It’s not often that you part ways with a member of your family after 22 years.
After graduating from college, my husband and his father traveled to an oversized patch of asphalt outside of San Francsico and spent a full day haggling with a car salesman over a certain new grey Jeep Cherokee.
Anders is an environmentalist of the first order. Not only has he made it his living, studying environmental issues at Yale and then working for a succession of wind power renewable energy providers, but he also embraces the principles at home. He simply doesn’t endorse in what has become known as the classic American throw-away mentality.
He uses file folders until the tabs fall off from overuse. His affection for certain items of clothing is legendary. One pair of shorts I purchased for him 20 years ago just last week was donated to the rag bag. There were holes in the holes, but they still worked to cover his important bits while doing sit-ups and push-ups at home, so they stayed.
And then there was his Jeep. The perfect car for an outdoorsy young man and his dog sidekick, the Jeep faithfully drove us both around town, and around the country. We’ve taken epic American road trips, driving back roads cross-country from California to Connecticut, our dog Guinness resting his head on the black glove box nestled between the two front seats. We’ve 4-wheeled through Wyoming and Montana. We’ve driven to California’s Tahoe for skiing (gleefully shifting to 4-wheel without having to endure the elements), easily powered to the top of Old Smokey for our 7th wedding anniversary, and down to a tiny blues festival in Mississippi. We endured decades of summer temperatures without air-conditioning, just the strong hot air blasting through the open windows and silly little triangle windows that never seemed to shut fully once they were originally opened.
We pulled people out of ditches with that car. Slept in the back when the rains finally seeped through our tent. And much to my utter horror, were discovered by a police officer in … ahem … a compromising position outside of Kettleman’s City, California during a particularly lusty road trip.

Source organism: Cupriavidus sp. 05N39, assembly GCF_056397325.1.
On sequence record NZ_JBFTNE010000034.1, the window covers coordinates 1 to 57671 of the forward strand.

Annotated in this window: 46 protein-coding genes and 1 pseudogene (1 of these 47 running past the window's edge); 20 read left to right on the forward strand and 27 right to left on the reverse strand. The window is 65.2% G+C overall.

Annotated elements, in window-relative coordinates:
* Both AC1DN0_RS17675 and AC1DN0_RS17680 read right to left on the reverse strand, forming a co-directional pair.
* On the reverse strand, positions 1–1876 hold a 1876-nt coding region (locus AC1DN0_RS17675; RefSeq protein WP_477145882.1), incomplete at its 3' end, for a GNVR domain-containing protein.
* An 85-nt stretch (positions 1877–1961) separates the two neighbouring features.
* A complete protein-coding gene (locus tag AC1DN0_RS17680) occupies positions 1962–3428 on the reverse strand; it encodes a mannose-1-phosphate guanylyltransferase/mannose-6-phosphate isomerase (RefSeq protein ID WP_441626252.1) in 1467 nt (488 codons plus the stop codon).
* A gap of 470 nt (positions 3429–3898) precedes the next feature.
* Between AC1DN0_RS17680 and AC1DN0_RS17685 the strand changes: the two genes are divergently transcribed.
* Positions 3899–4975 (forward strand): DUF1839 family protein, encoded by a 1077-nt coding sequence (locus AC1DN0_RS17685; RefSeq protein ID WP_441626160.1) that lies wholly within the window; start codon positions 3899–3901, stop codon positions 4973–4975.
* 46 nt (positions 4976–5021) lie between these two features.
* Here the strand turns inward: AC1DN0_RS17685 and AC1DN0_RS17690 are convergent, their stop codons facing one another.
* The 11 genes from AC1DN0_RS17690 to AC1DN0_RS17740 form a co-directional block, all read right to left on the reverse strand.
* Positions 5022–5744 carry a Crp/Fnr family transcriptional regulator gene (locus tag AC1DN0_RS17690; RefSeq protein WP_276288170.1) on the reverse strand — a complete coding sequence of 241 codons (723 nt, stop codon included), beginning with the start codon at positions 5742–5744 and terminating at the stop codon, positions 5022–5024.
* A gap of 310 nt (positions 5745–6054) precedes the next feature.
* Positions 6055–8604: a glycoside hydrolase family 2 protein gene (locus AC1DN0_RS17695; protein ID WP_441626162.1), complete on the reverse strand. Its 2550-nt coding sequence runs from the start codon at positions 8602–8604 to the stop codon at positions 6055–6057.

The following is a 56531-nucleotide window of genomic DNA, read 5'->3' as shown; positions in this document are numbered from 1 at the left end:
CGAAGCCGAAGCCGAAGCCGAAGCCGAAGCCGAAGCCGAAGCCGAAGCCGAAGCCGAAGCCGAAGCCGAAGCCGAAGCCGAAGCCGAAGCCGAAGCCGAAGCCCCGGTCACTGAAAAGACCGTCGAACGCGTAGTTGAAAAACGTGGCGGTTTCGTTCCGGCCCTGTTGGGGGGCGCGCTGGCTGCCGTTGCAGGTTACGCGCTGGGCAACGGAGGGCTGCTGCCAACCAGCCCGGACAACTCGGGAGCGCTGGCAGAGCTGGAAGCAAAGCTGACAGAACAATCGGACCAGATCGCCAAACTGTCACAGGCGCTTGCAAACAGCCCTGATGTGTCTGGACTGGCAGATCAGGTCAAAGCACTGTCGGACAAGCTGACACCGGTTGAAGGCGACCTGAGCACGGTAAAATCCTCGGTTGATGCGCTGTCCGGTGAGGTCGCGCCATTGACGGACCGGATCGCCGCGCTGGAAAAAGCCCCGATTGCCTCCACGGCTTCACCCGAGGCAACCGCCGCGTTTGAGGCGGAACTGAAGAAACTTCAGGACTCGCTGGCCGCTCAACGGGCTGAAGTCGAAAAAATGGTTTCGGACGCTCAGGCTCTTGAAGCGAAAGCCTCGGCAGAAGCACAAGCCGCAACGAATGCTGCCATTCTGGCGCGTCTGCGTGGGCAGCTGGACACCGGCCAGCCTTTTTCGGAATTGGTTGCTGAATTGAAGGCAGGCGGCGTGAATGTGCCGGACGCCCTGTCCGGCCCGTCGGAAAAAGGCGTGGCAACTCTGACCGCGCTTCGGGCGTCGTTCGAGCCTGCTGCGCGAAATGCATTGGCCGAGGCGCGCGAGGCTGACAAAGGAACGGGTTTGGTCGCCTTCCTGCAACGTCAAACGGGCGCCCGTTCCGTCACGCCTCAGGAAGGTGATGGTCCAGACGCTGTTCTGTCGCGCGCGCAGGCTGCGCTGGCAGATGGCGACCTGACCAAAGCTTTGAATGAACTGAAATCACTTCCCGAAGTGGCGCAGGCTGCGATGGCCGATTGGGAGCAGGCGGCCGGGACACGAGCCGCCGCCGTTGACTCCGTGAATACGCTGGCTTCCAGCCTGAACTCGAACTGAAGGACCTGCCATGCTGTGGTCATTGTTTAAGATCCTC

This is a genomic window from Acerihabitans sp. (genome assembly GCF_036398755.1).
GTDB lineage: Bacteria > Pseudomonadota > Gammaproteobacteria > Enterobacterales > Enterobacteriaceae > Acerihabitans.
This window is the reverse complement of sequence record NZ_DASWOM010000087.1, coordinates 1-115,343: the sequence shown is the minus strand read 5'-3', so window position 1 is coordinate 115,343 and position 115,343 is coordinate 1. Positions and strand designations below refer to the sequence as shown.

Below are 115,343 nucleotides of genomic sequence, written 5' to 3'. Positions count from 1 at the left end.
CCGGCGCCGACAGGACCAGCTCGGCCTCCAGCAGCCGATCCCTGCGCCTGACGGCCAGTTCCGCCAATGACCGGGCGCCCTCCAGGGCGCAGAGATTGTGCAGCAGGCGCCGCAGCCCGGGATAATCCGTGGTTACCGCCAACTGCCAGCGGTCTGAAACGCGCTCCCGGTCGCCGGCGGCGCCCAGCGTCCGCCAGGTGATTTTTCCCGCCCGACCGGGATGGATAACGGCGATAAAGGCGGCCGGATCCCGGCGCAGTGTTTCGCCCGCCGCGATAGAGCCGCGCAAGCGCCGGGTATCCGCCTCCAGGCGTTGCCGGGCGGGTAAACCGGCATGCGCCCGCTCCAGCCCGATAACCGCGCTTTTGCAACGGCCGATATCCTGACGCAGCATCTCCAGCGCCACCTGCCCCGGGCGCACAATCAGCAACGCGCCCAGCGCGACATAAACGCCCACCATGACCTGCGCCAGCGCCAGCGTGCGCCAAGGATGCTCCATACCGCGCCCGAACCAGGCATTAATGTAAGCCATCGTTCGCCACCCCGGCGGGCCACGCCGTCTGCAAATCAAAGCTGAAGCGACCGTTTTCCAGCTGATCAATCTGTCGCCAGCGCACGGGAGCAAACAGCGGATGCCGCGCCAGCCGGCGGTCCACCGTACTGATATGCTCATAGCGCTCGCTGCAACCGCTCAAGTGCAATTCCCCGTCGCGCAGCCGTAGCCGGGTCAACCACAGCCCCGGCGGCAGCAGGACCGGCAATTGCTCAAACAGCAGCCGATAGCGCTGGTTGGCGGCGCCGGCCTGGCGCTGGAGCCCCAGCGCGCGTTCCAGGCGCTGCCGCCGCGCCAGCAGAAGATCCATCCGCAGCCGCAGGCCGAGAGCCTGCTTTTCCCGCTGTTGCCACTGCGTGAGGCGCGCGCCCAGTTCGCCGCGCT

The Jeep hauled treasures of every size and manner without complaint: our 9-foot-long dining room table home from the auction house in Connecticut, lashed to the top and held up there by hope and twine. The ridiculously heavy air-hockey table we gave Nils and Grace. Anders’ trusty kayak. Countless pieces of furniture lodged in the surprisingly roomy back. Load after bloody load of yard debris destined for the dump.
The paint went somewhere in the 90s. The seatbelt on the driver was used so many times that it lost the will to bite and hold. An errant nail eventually slit the sagging headliner and the thin material started to hang down like the interior of a Morrocan casbah. Ultimately Anders ripped out the fabric, leaving behind creepy stalagtite remnants of the once sticky adhesive used to hold it up. We went through alternators and radiators and tires that my mother purchased for us when we were broke and first married. The locks broke. Hoses split. Windshield wipers slowed, as if needing a nap, and after hard rains, the floor mat on the passenger side would be wet. And yet. Mechanics kept putting the Jeep back together, and we kept driving Hank, the name we eventually gave our big, boxy, trusted driving companion.
Friends started questioning our sanity. After all, the average length of time of car ownership in this country is 5.5 years. Anders saw no need. Just as long as it would get us up the mountains in winter, we would keep it. It was paid off, after all.
But one day mid-span on the Golden Gate Bridge, the shifter abruptly ended up in Anders’ hand, as if the gearbox had simply threw it up. Not just the top ball, but the entire stick.
For the first time in my life, I was scared to drive the car.
So with 232,895 miles, we did what any self-respecting environmentalist would do.
We sold it to our long-time friend Agustin for $1. He is delighted to be only the second owner of Hank, and undaunted by fixing the issues that come up with an aged vehicle.
So may the road stay firmly under you, Hank. Ride on!